A Car Pro Show
listener recently wanted to know how car dealers make money. He recounted how dealers talk about losing money on new cars all the time. He also knew a new car dealer who lived in a really nice home. It dawned on me that a lot of people might have this same perception.
How Dealerships Make Money
The truth is, rarely does a dealership make money on its new cars.
As I have pointed out, the difference between a dealerís net cost and MSRP is getting thinner and thinner. All this at a time when its costs are going up. It costs more to advertise, to hire and train personnel, to pay for insurance and health care for employees. It even costs more to turn the lights on every day.
You have to remember a couple of other things too. Only with cars can you go on the Internet and find out what the dealer paid for its product. No other business operates this way. In addition, it is the automakers who not only set the MSRP (window sticker) of the new vehicles, they also set the price the dealers pay. Itís been a definite trend over the past decade for the carmakers to raise the dealerís cost more than they raise the MSRP every year. This is why the spread between the two continues to narrow.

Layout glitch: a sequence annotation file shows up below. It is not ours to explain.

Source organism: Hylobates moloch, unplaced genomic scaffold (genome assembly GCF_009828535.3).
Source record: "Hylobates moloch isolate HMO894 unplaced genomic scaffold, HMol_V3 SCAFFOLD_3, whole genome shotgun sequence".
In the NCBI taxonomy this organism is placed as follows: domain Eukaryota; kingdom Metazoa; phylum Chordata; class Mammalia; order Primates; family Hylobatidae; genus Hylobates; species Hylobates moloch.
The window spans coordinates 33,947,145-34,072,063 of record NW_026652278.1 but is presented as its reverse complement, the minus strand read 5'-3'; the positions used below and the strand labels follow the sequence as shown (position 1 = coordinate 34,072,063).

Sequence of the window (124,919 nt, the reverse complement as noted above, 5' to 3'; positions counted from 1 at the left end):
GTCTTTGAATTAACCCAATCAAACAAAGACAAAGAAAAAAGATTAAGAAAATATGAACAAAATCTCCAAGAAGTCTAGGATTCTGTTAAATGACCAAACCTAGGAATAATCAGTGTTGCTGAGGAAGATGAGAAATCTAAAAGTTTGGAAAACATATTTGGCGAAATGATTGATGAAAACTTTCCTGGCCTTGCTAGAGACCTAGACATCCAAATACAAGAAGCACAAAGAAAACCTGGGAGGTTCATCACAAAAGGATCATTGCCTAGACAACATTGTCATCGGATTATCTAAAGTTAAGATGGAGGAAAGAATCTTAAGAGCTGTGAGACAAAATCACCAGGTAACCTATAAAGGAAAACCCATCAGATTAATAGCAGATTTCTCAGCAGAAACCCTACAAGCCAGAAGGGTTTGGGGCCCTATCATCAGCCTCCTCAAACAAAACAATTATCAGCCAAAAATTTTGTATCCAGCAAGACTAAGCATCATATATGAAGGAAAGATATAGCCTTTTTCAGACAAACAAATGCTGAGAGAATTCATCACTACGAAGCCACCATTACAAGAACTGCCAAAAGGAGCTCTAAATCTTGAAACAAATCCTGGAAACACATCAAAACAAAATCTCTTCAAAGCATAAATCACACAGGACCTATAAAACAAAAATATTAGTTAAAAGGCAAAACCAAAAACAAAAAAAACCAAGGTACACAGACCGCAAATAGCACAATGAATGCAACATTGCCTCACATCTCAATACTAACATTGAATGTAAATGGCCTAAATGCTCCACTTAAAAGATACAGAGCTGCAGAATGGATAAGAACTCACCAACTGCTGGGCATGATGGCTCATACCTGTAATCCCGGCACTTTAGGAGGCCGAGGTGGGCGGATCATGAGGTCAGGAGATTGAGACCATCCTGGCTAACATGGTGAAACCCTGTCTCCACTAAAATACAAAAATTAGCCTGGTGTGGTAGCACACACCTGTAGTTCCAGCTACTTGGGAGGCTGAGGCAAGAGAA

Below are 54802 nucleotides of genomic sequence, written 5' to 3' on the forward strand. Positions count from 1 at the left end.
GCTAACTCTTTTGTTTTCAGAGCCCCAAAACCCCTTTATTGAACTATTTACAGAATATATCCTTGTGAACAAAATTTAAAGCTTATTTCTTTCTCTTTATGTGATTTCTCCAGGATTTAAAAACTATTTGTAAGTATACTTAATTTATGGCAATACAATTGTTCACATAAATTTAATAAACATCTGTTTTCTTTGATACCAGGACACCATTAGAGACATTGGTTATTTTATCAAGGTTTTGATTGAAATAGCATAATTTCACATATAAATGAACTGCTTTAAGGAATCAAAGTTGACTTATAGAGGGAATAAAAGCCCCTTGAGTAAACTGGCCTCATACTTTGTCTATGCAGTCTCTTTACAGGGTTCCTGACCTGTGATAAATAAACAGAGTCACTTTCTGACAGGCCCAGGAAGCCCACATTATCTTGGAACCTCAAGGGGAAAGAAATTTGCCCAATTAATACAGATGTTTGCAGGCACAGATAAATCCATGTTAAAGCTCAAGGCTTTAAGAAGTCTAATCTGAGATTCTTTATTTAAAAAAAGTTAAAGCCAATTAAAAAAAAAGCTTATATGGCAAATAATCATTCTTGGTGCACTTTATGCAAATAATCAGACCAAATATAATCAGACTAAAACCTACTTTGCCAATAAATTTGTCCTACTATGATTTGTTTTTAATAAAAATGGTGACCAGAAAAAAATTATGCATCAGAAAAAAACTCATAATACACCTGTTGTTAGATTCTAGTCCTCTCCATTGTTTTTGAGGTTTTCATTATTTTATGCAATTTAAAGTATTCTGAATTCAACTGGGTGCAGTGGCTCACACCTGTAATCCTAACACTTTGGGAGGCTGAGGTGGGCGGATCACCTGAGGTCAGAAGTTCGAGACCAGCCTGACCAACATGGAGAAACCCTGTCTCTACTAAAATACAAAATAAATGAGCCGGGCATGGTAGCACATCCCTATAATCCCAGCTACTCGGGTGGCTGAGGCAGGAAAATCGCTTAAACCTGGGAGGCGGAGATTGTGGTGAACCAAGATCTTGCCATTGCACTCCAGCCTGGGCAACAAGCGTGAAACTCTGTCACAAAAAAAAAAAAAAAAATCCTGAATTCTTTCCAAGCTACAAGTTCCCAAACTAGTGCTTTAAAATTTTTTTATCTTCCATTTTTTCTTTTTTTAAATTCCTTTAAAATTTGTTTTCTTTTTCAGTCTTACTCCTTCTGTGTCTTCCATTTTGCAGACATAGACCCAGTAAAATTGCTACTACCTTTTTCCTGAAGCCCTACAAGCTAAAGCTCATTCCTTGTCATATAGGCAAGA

The honest truth is, other than luxury car dealerships, the big question most car dealers face is how much money do I have to lose to sell a new vehicle?
Consider How Dealerships Are Run
Inside a dealership, there are multiple departments that operate as separate businesses under one roof. There is the new car department, and as noted above, most dealers lose money in this department. However, there are also used cars, finance, service, parts, and in most cases a body shop. In almost every dealership, all these departments are profitable.
All the additional departments I just mentioned are fed by the sale of new cars. Without new vehicles, there are no trade-ins, there are no cars to be repaired, and there is no money to be made on the financing of vehicles. So, the sale of everything except new cars is the reason that most dealerships make a profit.
Logically, the more new cars you sell, the more the other departments are fueled, especially finance, used cars, and service. Although the dealers would like all the parts of their dealerships to make money, the result of all of this change has been good for the consumers.
Times Have Changed
When I bought my first dealership in 1986
, things were much different. Profits per new car sold were actually quite high and that was how you made your money. Used cars were something you had to deal in to be competitive, but it was not your main focus. In service, you made your money from the warranty repairs the automakers paid you to perform. As cars got better and better, that income stream dried up. This, too, was good for consumers as dealers improved their services and had to get competitive on service prices, starting with oil changes and tires.
Bottom line here is you may know car dealership owners who live in nice houses, and they all drive nice cars. They make good money and most are extremely charitable with their giving. However, their money wasnít made on the sale of new cars, trucks, vans, or SUVs.
Photo Credit: Abscent